An Effective College Response to Sexual Assault Provides Additional Recourse for Survivors, by Marty McIntyre, via The SunJournal:
[Article 1 of 4 during April for Sexual Assault Awareness Month]
For the past few years, increased attention has focused on the issue of sexual assault on college campuses. The statistics are horrifying. The federal government has established new regulations to guide colleges in effectively preventing and responding to sexual assault.
One frequently debated issue is whether colleges should have their own judicial proceedings regarding sexual assault, or whether sexual assaults should only be adjudicated through the criminal justice system.
As an advocate for survivors of sexual violence, I believe that having a campus reporting option available to students is important and serves as a strong addition to the option of a criminal justice report.
Not all adults who are sexually assaulted report the crime to the police. While there are many reasons for not reporting, for college students the decision may be more complex. If they live elsewhere, reporting the crime ties them to a criminal justice process in the college community that may take a year or more to resolve and could require them to return for some proceedings during times that they might not otherwise be on campus. And, during the time they are on campus, the survivor could be in proximity to the person who assaulted them, possibly running into them regularly in the course of their daily campus life.
Colleges obviously cannot do a criminal adjudication on sexual assault or any other behavior that is against the law. That is the purview of our criminal justice system. It is the responsibility of colleges, however, to determine if a student has violated the school’s established code of conduct.
In the case of an alleged sexual assault, the college would determine if the accused student violated the code of conduct which prohibits sexual assault. If the determination is yes, the college can impose sanctions on that student, including expulsion from the college. Because of the seriousness of the charge and the possible penalties, colleges have an obligation to implement systems that are informed, objective and fair to all involved.
Colleges have come a long way in the strategies employed to investigate these assaults. Many colleges used to have a student conduct board made up of various combinations of faculty, staff and students. Colleges typically provided training to those boards to understand and evaluate the different issues they might see during the year, but these boards were often made up of people who had familiarity or relationships with the accuser or the accused (potentially causing bias) and/or who were not fully prepared to evaluate the complex issues they would review.
Many colleges have now changed their approach when addressing charges of sexual assault. Many employ an independent investigator who has special training in assessing these cases and who has no bias toward the case. The investigators present their findings and their recommendations to some sort of hearing board within the college. While accusers and the accused would be interviewed by the investigator, they may not ever have to testify before the hearing board. This process has ensured more effective, specialized assessment, less chance for bias, and less trauma for the people involved.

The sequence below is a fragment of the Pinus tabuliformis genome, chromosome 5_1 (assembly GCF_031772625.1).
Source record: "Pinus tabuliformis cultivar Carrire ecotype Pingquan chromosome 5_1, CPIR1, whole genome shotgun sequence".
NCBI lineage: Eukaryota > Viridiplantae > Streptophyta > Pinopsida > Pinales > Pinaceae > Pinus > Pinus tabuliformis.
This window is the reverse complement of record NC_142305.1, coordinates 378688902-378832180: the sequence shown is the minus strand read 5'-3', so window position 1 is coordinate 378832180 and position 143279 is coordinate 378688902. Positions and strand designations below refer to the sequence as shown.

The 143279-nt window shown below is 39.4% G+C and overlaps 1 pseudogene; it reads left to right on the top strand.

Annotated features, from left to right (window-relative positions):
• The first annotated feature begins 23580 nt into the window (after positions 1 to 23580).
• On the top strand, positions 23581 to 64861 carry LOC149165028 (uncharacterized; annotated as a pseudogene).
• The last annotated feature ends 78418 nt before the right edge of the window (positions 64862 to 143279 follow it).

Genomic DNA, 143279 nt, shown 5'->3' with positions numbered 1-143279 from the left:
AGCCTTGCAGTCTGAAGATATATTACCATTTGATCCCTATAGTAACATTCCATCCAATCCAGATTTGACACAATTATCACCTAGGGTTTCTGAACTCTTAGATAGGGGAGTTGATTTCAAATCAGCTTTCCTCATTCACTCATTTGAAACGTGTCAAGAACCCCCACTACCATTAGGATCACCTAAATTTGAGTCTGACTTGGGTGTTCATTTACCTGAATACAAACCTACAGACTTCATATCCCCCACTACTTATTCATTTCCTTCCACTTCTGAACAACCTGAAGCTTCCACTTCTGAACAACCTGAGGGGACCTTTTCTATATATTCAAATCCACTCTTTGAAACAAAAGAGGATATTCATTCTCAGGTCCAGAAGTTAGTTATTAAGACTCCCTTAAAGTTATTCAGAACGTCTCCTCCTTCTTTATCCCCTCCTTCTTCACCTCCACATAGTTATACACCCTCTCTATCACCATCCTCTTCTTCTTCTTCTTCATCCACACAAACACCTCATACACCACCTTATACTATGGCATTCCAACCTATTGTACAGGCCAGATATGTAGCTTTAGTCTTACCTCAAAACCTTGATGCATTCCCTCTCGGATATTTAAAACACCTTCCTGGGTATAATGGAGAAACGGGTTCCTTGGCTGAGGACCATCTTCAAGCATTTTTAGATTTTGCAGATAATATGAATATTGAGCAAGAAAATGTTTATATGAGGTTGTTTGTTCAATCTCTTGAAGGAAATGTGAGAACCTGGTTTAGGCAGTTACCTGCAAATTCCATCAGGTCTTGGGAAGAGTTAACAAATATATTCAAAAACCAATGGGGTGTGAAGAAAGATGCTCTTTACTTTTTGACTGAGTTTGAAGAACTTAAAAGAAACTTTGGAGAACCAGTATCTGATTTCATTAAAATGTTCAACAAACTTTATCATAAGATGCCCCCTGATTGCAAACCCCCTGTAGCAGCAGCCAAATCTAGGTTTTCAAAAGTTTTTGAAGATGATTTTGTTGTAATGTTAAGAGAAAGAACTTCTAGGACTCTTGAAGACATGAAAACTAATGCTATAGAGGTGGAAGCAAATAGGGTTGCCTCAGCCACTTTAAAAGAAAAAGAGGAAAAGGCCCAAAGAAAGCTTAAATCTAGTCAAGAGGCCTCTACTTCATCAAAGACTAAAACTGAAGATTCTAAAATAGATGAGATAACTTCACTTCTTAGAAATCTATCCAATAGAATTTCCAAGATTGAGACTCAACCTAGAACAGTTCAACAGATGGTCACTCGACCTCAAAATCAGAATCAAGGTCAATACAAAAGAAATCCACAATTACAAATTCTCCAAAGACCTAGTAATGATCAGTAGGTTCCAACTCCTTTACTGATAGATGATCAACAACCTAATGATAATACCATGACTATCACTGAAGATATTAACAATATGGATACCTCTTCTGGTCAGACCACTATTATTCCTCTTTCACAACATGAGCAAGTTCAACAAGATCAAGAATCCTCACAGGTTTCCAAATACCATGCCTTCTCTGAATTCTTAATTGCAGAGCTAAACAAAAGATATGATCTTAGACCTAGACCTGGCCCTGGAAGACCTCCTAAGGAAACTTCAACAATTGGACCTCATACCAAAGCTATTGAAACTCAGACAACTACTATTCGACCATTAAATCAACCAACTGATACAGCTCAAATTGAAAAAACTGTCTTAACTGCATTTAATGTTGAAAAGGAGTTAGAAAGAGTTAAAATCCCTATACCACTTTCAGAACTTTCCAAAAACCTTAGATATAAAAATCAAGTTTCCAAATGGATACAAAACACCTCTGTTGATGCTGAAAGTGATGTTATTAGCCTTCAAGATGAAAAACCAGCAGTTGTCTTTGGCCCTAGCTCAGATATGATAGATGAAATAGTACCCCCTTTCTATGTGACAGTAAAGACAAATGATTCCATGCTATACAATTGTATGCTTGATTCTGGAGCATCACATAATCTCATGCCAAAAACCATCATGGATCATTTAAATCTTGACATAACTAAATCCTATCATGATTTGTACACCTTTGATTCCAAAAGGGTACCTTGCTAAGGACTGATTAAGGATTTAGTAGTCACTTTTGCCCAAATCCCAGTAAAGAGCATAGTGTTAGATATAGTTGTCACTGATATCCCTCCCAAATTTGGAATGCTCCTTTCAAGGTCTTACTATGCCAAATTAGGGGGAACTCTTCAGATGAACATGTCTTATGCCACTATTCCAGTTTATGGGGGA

The benefit for sexual assault victims can be enormous.
First, they can choose to report the crime to the police AND report the assault through the campus system, giving them twice the options of a sexual assault survivor living in the community.
When a sexual assault survivor reports the assault through their college, they can often arrange for accommodations such as being excused from classes for a period of time or measures taken to ensure the safety and protection of the survivor. The campus response process generally happens more quickly than the criminal justice process, giving the survivor a more timely resolution. And, if the accused is found to have violated the student conduct code and is expelled from the college due to the seriousness of the violation, the sexual assault survivor is able to proceed with their college career without fear of that person influencing their experience.
Our local colleges welcome our college advocate onto their campuses to provide support and guidance to sexual assault survivors. The advocate can help sexual assault survivors to understand the options they have for reporting the assault to law enforcement and on their campus, and provide support for them through either or both of those processes.
Sexual assault is a horrendous experience wherever it happens. An effective college response system should not take the place of a criminal justice adjudication, but provide another, additional recourse for survivors.
Marty McIntyre is executive director of Sexual Assault Prevention and Responses Services, serving Androscoggin, Franklin and Oxford counties.